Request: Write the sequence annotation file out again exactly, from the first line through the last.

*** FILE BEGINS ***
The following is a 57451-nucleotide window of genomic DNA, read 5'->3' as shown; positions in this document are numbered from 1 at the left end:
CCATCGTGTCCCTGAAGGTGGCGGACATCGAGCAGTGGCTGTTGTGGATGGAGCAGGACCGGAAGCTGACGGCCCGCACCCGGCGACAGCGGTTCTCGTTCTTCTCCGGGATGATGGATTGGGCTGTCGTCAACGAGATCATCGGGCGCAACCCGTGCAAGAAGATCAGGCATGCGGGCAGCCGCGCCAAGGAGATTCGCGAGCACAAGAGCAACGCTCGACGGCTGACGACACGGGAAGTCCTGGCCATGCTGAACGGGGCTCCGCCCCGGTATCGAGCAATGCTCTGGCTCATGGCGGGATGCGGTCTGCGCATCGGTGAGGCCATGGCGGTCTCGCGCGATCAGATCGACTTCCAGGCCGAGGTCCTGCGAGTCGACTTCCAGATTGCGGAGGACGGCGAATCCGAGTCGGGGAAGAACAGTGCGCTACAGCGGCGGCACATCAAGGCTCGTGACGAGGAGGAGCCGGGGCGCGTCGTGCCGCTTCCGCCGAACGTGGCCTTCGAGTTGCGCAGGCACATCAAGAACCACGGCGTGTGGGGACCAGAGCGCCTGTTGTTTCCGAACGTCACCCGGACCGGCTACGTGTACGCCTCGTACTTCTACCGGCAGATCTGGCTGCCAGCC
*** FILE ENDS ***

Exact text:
The following is a 57451-nucleotide window of genomic DNA, read 5'->3' as shown; positions in this document are numbered from 1 at the left end:
CCATCGTGTCCCTGAAGGTGGCGGACATCGAGCAGTGGCTGTTGTGGATGGAGCAGGACCGGAAGCTGACGGCCCGCACCCGGCGACAGCGGTTCTCGTTCTTCTCCGGGATGATGGATTGGGCTGTCGTCAACGAGATCATCGGGCGCAACCCGTGCAAGAAGATCAGGCATGCGGGCAGCCGCGCCAAGGAGATTCGCGAGCACAAGAGCAACGCTCGACGGCTGACGACACGGGAAGTCCTGGCCATGCTGAACGGGGCTCCGCCCCGGTATCGAGCAATGCTCTGGCTCATGGCGGGATGCGGTCTGCGCATCGGTGAGGCCATGGCGGTCTCGCGCGATCAGATCGACTTCCAGGCCGAGGTCCTGCGAGTCGACTTCCAGATTGCGGAGGACGGCGAATCCGAGTCGGGGAAGAACAGTGCGCTACAGCGGCGGCACATCAAGGCTCGTGACGAGGAGGAGCCGGGGCGCGTCGTGCCGCTTCCGCCGAACGTGGCCTTCGAGTTGCGCAGGCACATCAAGAACCACGGCGTGTGGGGACCAGAGCGCCTGTTGTTTCCGAACGTCACCCGGACCGGCTACGTGTACGCCTCGTACTTCTACCGGCAGATCTGGCTGCCAGCC